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Short Breaks from Dumfries

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Ever needed to just get away, but you can't go for too long? Please tell us about your short breaks away (e.g. day trips, road trips or weekend breaks), whether it be for ultimate relaxation, or to be active and practice hobbies you may have (fishing,

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      03.07.2004 20:02
      Very helpful




      Driving home from a short break in the English Lake District, which is only about a two hour journey for us, we decided to turn off the motorway and take a more scenic route home.

      We left the motorway at Gretna Green and drove along the coast of the Solway Firth to the village of NEW ABBEY.

      It doesn't take a modern-day Sherlock Holmes to deduce that there's a fair-to-middling chance that a village called new Abbey might possibly have some connection to the monastic way of life. And indeed it does.

      In 1273, a Cistercian abbey was founded here by Lady Devorgilla in memory of her late husband, John Balliol.
      Lady Devorgilla's claim to fame is that she kept her husband's embalmed heart in a casket and carried it with her until her own death in 1289. When she died, she was buried, together with his heart, near the altar of what was then known as New Abbey.

      The Cistercian monks chose the name 'Dulce Cor' or SWEETHEART, in her honour.

      Lady Devorgilla was a bit of a philanthropist. Among other acts, she also endowed Balliol College in Oxford in 1282. I suppose she could afford to as her son was the John Balliol who became King of Scotland (with a little help from King Edward I - who, as he giveth, so he taketh away. When Balliol didn't meekly submit to his whims, Eddie-boy stripped him of his regalia.)
      Edward I, the (The Hammer of the Scots) stayed at the abbey in 1300 but unlike most of the other abbeys and buildings in the Borders, it was left relatively unscathed by English invasions.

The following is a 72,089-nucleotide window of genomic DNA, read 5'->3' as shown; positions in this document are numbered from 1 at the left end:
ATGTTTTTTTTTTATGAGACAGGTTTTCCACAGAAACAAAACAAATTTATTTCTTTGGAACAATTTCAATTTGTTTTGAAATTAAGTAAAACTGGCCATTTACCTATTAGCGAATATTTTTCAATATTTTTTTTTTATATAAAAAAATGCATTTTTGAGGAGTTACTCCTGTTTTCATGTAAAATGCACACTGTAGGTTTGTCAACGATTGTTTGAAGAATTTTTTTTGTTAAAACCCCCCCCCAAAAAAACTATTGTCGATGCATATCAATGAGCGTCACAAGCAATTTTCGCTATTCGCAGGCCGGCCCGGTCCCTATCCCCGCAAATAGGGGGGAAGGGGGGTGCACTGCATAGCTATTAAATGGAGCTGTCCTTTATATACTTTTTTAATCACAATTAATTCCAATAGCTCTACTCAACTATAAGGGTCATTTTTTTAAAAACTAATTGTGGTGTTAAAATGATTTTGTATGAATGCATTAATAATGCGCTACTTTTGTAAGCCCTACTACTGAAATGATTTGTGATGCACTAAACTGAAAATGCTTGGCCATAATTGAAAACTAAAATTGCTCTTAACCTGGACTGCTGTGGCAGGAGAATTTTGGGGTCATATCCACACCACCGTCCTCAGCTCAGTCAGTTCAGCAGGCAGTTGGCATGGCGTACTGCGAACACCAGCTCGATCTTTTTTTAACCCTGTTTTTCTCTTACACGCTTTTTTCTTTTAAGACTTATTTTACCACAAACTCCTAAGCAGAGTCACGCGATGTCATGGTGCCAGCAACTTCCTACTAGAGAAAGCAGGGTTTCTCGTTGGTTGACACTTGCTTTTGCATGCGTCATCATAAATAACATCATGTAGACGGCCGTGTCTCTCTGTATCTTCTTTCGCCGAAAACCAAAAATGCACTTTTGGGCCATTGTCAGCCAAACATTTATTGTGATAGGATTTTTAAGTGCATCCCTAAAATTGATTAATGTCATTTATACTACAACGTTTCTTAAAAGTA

The religious and political upheaval of the Reformation saw the death-knell of the abbey as a place of wor

      ship - the last monks were forced out in 1608. Under the strict Calvinistic presbyterianism of the time, the Lords of the Congregation ordered the building and its 'Papish Idolotry' to be destroyed but the local land-owner, Lord Maxwell, refused. Unfortunately, the cloister was later
      used as a quarry while the church, rather carelessly, lost its roof.
      Some local gentlemen acquired the abbey in 1779 and prevented further damage before the building came under state ownership in 1928.

      Despite all that the ravages of time could throw at it, a fairly substantial part of the abbey still stands, including the nave, choir, bell tower and the great east window (minus the glass!). It also has the most complete precinct walls of any Scottish medieval monastery.

      The site of Sweetheart Abbey could not have been more perfect for the Cistercians - solitude and seclusion reigned supreme. It lies on rich and fertile land in the shadow of Criffel, an imposing granite mountain, and alongside New Abbey Pow (a stream) close to where the river Nith flows into the Solway. Lots of fast-running burns provided drinking water, water for fishponds, and power for mills.

      Although it's a peaceful and secluded spot, it's very easy to find and is well signposted - just follow the A710 from Dumfries for 5 miles south to New Abbey, then through the village to Sweetheart.

      The first thing that strikes you is the red sandstone that the abbey is constructed from. It's an almost coral-pink colour and looks magnificent when caught in the sunlight, especially at sunset. It's actually quite a common building material in the South-West of Scotland (indeed, most of Glasgow's Victorian tenements are constructed of it) but it's quite unusual for such an a